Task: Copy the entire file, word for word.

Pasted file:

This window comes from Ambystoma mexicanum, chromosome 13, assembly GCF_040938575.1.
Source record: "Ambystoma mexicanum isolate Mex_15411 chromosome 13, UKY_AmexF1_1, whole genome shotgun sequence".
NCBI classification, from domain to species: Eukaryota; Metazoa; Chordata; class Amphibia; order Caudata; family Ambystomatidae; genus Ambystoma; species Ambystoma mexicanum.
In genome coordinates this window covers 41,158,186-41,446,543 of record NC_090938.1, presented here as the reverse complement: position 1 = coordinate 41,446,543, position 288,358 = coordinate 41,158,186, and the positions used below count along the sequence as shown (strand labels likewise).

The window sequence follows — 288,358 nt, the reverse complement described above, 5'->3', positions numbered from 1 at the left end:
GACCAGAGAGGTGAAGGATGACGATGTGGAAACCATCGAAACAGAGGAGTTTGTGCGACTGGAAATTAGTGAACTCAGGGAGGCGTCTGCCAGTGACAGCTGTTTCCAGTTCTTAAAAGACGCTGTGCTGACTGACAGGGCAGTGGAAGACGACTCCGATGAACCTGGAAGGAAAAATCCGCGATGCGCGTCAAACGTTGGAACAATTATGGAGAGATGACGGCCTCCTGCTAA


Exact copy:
This window comes from Ambystoma mexicanum, chromosome 13, assembly GCF_040938575.1.
Source record: "Ambystoma mexicanum isolate Mex_15411 chromosome 13, UKY_AmexF1_1, whole genome shotgun sequence".
NCBI classification, from domain to species: Eukaryota; Metazoa; Chordata; class Amphibia; order Caudata; family Ambystomatidae; genus Ambystoma; species Ambystoma mexicanum.
In genome coordinates this window covers 41,158,186-41,446,543 of record NC_090938.1, presented here as the reverse complement: position 1 = coordinate 41,446,543, position 288,358 = coordinate 41,158,186, and the positions used below count along the sequence as shown (strand labels likewise).

The window sequence follows — 288,358 nt, the reverse complement described above, 5'->3', positions numbered from 1 at the left end:
GACCAGAGAGGTGAAGGATGACGATGTGGAAACCATCGAAACAGAGGAGTTTGTGCGACTGGAAATTAGTGAACTCAGGGAGGCGTCTGCCAGTGACAGCTGTTTCCAGTTCTTAAAAGACGCTGTGCTGACTGACAGGGCAGTGGAAGACGACTCCGATGAACCTGGAAGGAAAAATCCGCGATGCGCGTCAAACGTTGGAACAATTATGGAGAGATGACGGCCTCCTGCTAA